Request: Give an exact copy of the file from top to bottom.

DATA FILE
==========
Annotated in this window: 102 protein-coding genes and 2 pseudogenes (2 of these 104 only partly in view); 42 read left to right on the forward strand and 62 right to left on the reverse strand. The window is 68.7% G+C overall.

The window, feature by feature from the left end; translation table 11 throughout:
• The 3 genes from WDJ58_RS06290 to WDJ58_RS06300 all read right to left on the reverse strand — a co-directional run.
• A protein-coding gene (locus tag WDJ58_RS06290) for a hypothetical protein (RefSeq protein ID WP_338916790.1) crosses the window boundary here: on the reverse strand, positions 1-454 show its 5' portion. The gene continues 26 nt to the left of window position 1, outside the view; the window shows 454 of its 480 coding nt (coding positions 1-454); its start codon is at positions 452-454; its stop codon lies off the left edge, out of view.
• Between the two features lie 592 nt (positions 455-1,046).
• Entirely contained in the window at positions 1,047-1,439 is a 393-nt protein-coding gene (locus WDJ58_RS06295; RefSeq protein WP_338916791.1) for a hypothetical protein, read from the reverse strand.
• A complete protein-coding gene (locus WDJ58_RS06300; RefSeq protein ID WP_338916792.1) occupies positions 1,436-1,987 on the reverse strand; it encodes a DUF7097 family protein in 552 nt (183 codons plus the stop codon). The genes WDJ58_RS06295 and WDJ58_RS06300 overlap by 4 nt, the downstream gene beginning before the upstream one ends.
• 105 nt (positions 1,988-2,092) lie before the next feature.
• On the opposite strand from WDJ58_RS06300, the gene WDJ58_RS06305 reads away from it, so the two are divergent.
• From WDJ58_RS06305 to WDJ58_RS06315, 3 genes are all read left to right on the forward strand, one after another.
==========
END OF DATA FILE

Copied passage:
Annotated in this window: 102 protein-coding genes and 2 pseudogenes (2 of these 104 only partly in view); 42 read left to right on the forward strand and 62 right to left on the reverse strand. The window is 68.7% G+C overall.

The window, feature by feature from the left end; translation table 11 throughout:
• The 3 genes from WDJ58_RS06290 to WDJ58_RS06300 all read right to left on the reverse strand — a co-directional run.
• A protein-coding gene (locus tag WDJ58_RS06290) for a hypothetical protein (RefSeq protein ID WP_338916790.1) crosses the window boundary here: on the reverse strand, positions 1-454 show its 5' portion. The gene continues 26 nt to the left of window position 1, outside the view; the window shows 454 of its 480 coding nt (coding positions 1-454); its start codon is at positions 452-454; its stop codon lies off the left edge, out of view.
• Between the two features lie 592 nt (positions 455-1,046).
• Entirely contained in the window at positions 1,047-1,439 is a 393-nt protein-coding gene (locus WDJ58_RS06295; RefSeq protein WP_338916791.1) for a hypothetical protein, read from the reverse strand.
• A complete protein-coding gene (locus WDJ58_RS06300; RefSeq protein ID WP_338916792.1) occupies positions 1,436-1,987 on the reverse strand; it encodes a DUF7097 family protein in 552 nt (183 codons plus the stop codon). The genes WDJ58_RS06295 and WDJ58_RS06300 overlap by 4 nt, the downstream gene beginning before the upstream one ends.
• 105 nt (positions 1,988-2,092) lie before the next feature.
• On the opposite strand from WDJ58_RS06300, the gene WDJ58_RS06305 reads away from it, so the two are divergent.
• From WDJ58_RS06305 to WDJ58_RS06315, 3 genes are all read left to right on the forward strand, one after another.